GENEVA The U.N. refugee agency is pitching tents and building toilets for the families hosting an estimated 2 million Pakistanis uprooted by an offensive against the Taliban.
About 200,000 are sheltering in displacement camps and the rest have sought refuge in other villages and regions. Doctors are treating people for disease, infection and mental disorders, and fear the monsoon season may bring more illness.
"Many local families have seen their households double or triple overnight," U.N. agency spokesman Ron Redmond said on Friday. "The longer that situation goes on, the more difficult it becomes for ... the people who are hosting them to maintain the same generosity."
About 5,000 "family tents" to shelter up to 50,000 people were distributed this week in the Mardan and Swabi districts of the North West Frontier Province, he said.
"You are going to start seeing these tents being erected in the gardens of houses throughout those districts where families are hosting displaced people," Redmond told a news briefing in Geneva, where the U.N. High Commissioner for Refugees is based.
It is also providing hygiene kits and latrines to households, he said, as well as repairing village water pumps and improving sanitation facilities in mosques, which have also been helping to house and care for the uprooted.
Crowded host villages could also face the threat of disease as a result of low vaccination coverage and unhygienic conditions, the World Health Organisation told the briefing.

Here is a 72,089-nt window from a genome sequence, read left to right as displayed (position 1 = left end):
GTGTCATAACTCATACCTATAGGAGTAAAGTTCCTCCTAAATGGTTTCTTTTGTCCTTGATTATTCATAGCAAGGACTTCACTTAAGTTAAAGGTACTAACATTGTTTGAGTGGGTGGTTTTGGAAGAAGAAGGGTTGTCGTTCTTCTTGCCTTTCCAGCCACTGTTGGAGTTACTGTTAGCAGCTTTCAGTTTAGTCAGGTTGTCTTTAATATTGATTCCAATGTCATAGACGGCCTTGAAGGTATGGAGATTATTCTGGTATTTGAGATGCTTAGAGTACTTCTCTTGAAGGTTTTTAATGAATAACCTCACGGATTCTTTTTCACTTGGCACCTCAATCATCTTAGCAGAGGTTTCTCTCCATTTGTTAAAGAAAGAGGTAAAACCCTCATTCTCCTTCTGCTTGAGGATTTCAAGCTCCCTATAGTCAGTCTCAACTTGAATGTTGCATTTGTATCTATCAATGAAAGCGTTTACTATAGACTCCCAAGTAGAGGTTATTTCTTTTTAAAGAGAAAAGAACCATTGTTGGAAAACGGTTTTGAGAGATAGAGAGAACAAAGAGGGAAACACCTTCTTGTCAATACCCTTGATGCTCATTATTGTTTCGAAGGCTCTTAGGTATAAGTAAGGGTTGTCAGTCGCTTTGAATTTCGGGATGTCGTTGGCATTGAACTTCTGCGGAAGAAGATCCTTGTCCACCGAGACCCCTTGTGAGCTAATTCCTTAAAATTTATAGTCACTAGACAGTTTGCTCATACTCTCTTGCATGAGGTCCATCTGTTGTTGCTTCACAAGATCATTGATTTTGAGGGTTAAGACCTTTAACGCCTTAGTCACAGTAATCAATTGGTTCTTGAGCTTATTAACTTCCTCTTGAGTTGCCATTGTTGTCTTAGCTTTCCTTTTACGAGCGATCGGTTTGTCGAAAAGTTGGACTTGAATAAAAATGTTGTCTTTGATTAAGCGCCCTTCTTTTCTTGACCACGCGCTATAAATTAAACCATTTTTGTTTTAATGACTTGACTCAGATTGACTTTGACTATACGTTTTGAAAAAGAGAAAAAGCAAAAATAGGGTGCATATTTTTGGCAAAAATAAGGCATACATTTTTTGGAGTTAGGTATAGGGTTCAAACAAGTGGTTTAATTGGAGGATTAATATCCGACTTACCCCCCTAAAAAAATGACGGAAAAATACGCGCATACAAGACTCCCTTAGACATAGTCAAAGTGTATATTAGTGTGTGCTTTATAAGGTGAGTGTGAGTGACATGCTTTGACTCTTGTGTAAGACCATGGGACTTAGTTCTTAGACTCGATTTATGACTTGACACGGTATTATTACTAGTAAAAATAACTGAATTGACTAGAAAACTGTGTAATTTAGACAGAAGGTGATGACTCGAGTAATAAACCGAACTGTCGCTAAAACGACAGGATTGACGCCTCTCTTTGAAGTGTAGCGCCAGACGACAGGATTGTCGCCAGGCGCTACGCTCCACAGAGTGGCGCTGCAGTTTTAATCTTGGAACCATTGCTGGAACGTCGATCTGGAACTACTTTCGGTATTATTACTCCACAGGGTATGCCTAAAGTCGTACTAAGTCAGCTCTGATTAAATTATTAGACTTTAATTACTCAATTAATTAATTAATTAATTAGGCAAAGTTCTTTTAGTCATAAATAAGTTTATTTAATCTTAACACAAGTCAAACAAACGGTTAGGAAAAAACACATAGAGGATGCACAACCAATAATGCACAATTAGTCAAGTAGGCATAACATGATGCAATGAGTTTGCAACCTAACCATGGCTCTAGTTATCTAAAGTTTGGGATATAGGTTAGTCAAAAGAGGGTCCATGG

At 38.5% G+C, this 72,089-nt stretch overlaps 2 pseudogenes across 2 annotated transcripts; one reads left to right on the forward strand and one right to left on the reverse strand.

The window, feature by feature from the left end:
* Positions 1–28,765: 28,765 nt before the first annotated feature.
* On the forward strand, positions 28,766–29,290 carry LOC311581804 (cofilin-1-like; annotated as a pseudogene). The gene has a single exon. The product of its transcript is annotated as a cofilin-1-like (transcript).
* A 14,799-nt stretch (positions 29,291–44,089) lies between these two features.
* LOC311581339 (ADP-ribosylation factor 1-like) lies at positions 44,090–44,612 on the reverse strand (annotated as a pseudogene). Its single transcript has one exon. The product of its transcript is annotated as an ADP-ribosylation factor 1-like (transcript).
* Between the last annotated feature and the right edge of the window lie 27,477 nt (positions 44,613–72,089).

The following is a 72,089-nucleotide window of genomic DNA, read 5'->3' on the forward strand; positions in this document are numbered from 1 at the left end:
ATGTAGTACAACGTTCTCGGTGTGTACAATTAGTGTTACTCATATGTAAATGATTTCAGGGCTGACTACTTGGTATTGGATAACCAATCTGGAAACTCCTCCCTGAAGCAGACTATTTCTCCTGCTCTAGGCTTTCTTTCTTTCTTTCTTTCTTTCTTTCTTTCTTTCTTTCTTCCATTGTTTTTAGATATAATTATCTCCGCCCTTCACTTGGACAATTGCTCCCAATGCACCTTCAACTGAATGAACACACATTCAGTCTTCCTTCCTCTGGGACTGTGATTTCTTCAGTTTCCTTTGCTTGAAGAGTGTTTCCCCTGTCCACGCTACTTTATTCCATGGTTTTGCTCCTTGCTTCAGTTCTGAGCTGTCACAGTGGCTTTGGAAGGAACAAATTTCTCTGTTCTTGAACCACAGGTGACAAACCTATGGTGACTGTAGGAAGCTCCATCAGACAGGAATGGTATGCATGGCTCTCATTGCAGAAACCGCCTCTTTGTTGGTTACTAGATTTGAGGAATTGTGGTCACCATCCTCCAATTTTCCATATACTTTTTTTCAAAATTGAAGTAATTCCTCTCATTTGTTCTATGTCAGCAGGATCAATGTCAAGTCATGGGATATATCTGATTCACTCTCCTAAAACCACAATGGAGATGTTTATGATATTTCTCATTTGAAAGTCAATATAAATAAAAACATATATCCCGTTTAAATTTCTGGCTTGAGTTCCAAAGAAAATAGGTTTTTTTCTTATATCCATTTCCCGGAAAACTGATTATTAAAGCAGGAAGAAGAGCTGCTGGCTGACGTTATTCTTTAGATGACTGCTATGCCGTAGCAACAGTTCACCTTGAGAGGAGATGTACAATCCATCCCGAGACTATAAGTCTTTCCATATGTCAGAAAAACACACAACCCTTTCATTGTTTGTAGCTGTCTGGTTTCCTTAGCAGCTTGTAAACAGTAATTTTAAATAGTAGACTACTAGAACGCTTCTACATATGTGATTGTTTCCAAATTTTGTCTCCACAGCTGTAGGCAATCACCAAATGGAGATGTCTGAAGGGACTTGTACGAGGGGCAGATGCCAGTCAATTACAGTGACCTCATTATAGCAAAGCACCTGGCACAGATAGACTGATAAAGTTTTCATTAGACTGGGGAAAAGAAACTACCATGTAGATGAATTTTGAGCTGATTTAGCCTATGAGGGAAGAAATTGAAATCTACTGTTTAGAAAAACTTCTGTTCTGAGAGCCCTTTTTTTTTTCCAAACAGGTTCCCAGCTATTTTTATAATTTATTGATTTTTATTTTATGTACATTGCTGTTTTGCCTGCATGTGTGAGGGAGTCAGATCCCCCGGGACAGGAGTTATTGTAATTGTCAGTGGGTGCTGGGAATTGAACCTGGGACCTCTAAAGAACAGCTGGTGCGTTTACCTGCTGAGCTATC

WHO spokesman Paul Garwood said that uprooted people without proper shelter also could face added risks during the monsoon season from water-borne diseases such as dysentery.
About 30,000 of those displaced by Pakistan's conflict are estimated to have severe mental disorders as a result of the stress they have undergone, and this number could double as the fighting stretches on, Garwood said.
Doctors in the region have been treating people for acute respiratory-tract infections, diarrhoea, diabetes, high blood pressure and asthma, and have reported some outbreaks of measles among the displaced though these appear to have been brought under control, according to the WHO.
The International Committee of the Red Cross, which is working with the Pakistani Red Crescent Society, also raised concerns about people who have been unable to leave areas of Swat where fighting is continuing.
In the main Swat town of Mingora, ICRC spokesman Florian Westphal said "there is no running water, there is no electricity, the district hospital has closed down".
"We are continuing our attempts to access that area, including Mingora, as quickly as possible, security permitting."